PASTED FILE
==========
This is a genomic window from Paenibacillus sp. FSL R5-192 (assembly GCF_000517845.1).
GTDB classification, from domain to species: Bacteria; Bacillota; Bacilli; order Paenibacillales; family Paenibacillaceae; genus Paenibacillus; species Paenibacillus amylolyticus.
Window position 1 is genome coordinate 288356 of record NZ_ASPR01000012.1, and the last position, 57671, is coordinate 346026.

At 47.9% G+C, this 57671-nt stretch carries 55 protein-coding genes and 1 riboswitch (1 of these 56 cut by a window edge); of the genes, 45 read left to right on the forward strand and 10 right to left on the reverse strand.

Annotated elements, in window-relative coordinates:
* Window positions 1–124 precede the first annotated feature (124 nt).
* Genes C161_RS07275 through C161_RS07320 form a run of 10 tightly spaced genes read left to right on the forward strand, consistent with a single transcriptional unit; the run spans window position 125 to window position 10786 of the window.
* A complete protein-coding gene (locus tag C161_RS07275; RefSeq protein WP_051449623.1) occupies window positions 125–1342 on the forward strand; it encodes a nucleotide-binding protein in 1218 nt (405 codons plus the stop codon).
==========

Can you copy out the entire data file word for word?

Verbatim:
This is a genomic window from Paenibacillus sp. FSL R5-192 (assembly GCF_000517845.1).
GTDB classification, from domain to species: Bacteria; Bacillota; Bacilli; order Paenibacillales; family Paenibacillaceae; genus Paenibacillus; species Paenibacillus amylolyticus.
Window position 1 is genome coordinate 288356 of record NZ_ASPR01000012.1, and the last position, 57671, is coordinate 346026.

At 47.9% G+C, this 57671-nt stretch carries 55 protein-coding genes and 1 riboswitch (1 of these 56 cut by a window edge); of the genes, 45 read left to right on the forward strand and 10 right to left on the reverse strand.

Annotated elements, in window-relative coordinates:
* Window positions 1–124 precede the first annotated feature (124 nt).
* Genes C161_RS07275 through C161_RS07320 form a run of 10 tightly spaced genes read left to right on the forward strand, consistent with a single transcriptional unit; the run spans window position 125 to window position 10786 of the window.
* A complete protein-coding gene (locus tag C161_RS07275; RefSeq protein WP_051449623.1) occupies window positions 125–1342 on the forward strand; it encodes a nucleotide-binding protein in 1218 nt (405 codons plus the stop codon).